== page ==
AA

a0053420620_10

For nearly twenty years, Gazpacho have reigned as the kings of atmospheric and affective art rock. That’s certainly no small feat, as the subgenre is full of wonderfully moody, ornate, and emotional artists; yet, none of them manage to achieve the same level of exquisite baroque resonance and hypnotically introspective weight as the Norwegian sextet. As a result, they never fail to provide awe-inspiring examinations of the human condition, and their latest observation, Fireworker, is no exception. It is undoubtedly among their greatest achievements, as well as one of the most profound pieces of music you’ll hear in 2020.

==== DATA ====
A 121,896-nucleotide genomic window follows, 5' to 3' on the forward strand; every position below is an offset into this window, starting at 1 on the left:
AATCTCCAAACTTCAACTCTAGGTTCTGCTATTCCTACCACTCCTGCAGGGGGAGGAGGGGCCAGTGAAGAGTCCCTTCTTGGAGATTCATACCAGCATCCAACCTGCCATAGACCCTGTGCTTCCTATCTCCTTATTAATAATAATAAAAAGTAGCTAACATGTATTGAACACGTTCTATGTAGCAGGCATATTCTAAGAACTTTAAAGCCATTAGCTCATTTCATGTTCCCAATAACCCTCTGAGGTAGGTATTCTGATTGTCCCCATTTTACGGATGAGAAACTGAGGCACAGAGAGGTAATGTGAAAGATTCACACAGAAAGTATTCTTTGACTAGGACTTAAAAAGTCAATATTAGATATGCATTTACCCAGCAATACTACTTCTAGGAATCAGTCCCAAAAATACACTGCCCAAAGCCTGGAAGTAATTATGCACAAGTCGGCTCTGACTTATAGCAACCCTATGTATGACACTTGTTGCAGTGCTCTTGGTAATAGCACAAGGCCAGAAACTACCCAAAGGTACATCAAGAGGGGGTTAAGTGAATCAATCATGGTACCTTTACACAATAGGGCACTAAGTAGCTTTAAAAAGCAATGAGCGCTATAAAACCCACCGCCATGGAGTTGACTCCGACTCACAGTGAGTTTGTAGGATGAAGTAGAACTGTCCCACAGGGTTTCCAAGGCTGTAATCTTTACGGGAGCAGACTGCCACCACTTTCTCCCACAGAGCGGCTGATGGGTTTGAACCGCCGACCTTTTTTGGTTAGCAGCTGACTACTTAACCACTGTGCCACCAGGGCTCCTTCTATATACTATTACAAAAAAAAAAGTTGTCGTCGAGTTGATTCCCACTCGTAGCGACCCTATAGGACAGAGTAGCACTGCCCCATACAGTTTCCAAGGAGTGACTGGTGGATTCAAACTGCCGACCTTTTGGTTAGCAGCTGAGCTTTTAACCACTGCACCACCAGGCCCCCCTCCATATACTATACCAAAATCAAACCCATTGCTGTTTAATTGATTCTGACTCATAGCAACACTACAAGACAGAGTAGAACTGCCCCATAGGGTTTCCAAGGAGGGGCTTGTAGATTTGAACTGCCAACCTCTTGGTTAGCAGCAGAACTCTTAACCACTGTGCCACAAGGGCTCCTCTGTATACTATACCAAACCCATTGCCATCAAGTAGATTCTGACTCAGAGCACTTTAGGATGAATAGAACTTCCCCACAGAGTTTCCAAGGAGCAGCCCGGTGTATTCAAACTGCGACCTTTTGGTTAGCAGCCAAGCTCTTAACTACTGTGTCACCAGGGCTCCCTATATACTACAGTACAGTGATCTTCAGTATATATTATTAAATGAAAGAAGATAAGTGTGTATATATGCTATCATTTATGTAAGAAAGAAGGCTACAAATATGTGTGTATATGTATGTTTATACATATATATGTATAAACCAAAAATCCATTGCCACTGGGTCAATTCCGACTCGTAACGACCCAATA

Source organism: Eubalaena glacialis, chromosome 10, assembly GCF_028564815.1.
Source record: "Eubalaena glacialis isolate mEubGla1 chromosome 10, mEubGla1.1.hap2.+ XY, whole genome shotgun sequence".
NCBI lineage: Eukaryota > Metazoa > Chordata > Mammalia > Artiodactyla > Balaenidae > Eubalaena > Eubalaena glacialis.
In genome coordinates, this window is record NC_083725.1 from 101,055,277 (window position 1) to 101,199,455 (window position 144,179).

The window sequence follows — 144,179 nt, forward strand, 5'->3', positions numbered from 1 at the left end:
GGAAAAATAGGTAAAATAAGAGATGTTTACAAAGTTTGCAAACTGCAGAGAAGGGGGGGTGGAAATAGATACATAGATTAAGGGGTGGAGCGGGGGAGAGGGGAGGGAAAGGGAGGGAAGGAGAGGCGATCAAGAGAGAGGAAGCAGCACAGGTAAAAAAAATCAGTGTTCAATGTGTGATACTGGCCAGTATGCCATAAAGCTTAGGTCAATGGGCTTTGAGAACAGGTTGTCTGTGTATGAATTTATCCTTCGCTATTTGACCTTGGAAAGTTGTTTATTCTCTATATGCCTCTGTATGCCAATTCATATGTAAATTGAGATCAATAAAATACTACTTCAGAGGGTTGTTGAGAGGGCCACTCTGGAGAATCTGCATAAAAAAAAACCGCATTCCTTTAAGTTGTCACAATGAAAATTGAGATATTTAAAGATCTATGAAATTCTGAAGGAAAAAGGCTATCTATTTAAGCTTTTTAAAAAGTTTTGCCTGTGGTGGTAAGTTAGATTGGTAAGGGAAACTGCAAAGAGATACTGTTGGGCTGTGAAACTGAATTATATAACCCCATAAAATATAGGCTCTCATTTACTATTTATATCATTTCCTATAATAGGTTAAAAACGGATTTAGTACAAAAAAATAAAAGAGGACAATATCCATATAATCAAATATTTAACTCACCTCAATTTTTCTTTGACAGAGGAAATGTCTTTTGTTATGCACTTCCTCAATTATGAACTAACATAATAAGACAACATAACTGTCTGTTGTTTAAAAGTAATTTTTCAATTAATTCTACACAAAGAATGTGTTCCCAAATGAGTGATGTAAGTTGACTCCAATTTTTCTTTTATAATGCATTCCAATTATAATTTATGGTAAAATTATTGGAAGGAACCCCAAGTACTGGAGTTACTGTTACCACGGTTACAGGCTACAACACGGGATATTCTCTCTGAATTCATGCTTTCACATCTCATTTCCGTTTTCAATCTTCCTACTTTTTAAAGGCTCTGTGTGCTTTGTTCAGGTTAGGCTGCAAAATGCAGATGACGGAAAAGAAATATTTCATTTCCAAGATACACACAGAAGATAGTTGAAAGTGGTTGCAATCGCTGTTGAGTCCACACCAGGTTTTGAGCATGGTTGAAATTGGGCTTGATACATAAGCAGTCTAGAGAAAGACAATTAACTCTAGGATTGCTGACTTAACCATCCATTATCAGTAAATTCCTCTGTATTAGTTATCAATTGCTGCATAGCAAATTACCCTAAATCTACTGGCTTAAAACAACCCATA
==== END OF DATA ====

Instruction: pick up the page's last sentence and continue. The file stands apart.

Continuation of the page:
Listen to ‘Fireworker’ here:

 

Conceptually, the album follows the band’s tradition of blending grand philosophical quandaries, stimulating literary leanings, and haunting personal turmoil. In a way, it acts as the culmination of the themes and techniques that’ve decorated earlier collections, combining the fatalistic isolation of Night and Missa Atropos; the ill-fated narrative drama of Tick Tock and Soyuz; and the hefty theological/scientific contemplations of Demon and Molok. Beyond that, its central premise (that humanity has always been controlled by an infallible and omniscient creature determined to propagate at any cost) means that Fireworker comes across like the overarching umbrella under which all of its predecessors occur.